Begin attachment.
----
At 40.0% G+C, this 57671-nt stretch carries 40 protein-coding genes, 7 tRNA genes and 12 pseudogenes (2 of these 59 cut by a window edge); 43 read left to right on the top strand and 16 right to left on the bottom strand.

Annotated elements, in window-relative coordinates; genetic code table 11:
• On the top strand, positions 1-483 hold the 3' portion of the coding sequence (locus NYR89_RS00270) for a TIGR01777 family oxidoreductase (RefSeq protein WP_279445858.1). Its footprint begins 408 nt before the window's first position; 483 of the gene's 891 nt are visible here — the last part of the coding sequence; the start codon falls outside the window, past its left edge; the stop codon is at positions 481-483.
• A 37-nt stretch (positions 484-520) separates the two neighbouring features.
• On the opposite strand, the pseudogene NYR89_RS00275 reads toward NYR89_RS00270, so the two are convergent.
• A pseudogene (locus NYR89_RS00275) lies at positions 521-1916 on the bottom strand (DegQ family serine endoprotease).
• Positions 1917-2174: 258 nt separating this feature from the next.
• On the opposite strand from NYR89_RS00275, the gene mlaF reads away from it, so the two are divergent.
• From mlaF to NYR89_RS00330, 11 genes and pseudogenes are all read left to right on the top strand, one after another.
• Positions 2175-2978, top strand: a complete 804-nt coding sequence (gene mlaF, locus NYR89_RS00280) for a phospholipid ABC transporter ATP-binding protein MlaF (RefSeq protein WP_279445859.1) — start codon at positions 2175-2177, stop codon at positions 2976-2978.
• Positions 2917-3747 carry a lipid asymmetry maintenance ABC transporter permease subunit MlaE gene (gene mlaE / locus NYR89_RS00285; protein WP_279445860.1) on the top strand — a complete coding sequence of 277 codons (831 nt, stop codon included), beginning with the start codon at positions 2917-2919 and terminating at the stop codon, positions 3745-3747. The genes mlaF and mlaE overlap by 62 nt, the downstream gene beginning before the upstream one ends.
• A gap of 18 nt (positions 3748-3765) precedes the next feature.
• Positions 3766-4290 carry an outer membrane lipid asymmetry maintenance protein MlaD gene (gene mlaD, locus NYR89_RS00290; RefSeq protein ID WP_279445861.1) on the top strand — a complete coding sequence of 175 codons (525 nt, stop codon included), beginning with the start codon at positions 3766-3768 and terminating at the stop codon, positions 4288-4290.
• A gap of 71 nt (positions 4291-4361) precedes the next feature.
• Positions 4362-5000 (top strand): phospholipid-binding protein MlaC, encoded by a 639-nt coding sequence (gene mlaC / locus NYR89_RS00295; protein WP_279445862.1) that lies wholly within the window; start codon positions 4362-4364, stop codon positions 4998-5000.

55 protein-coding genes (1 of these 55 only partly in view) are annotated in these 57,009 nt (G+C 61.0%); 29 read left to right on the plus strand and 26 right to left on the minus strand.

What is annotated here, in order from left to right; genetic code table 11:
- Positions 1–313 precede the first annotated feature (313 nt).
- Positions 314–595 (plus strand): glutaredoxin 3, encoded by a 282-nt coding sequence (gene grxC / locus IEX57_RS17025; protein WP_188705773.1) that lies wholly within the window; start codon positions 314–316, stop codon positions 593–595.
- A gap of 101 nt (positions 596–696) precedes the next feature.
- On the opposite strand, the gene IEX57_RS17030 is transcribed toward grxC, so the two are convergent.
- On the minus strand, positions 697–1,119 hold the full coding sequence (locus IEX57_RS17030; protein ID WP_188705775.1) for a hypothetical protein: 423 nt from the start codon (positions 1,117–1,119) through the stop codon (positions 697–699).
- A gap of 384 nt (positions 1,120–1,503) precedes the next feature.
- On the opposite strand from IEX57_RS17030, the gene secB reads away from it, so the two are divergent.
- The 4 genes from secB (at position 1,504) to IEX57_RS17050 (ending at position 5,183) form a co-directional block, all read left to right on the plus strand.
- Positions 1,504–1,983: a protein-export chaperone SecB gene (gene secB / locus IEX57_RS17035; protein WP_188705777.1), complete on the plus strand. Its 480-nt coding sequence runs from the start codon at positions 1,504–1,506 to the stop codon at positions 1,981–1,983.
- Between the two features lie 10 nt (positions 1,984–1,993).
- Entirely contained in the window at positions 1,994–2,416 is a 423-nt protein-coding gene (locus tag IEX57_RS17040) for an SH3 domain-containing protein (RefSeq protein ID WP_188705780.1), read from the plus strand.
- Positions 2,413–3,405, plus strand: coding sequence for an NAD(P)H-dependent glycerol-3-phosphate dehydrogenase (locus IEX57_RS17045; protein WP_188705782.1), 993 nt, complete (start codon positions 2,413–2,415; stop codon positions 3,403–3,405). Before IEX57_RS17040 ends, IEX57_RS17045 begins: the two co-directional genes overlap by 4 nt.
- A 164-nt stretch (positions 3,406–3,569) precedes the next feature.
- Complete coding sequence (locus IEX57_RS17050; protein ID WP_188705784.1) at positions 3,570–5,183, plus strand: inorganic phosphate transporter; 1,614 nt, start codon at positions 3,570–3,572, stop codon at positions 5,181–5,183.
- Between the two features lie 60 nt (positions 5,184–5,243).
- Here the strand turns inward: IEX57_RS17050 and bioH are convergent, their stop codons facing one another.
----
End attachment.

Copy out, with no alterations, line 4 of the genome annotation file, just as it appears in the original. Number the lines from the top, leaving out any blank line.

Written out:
• A 37-nt stretch (positions 484-520) separates the two neighbouring features.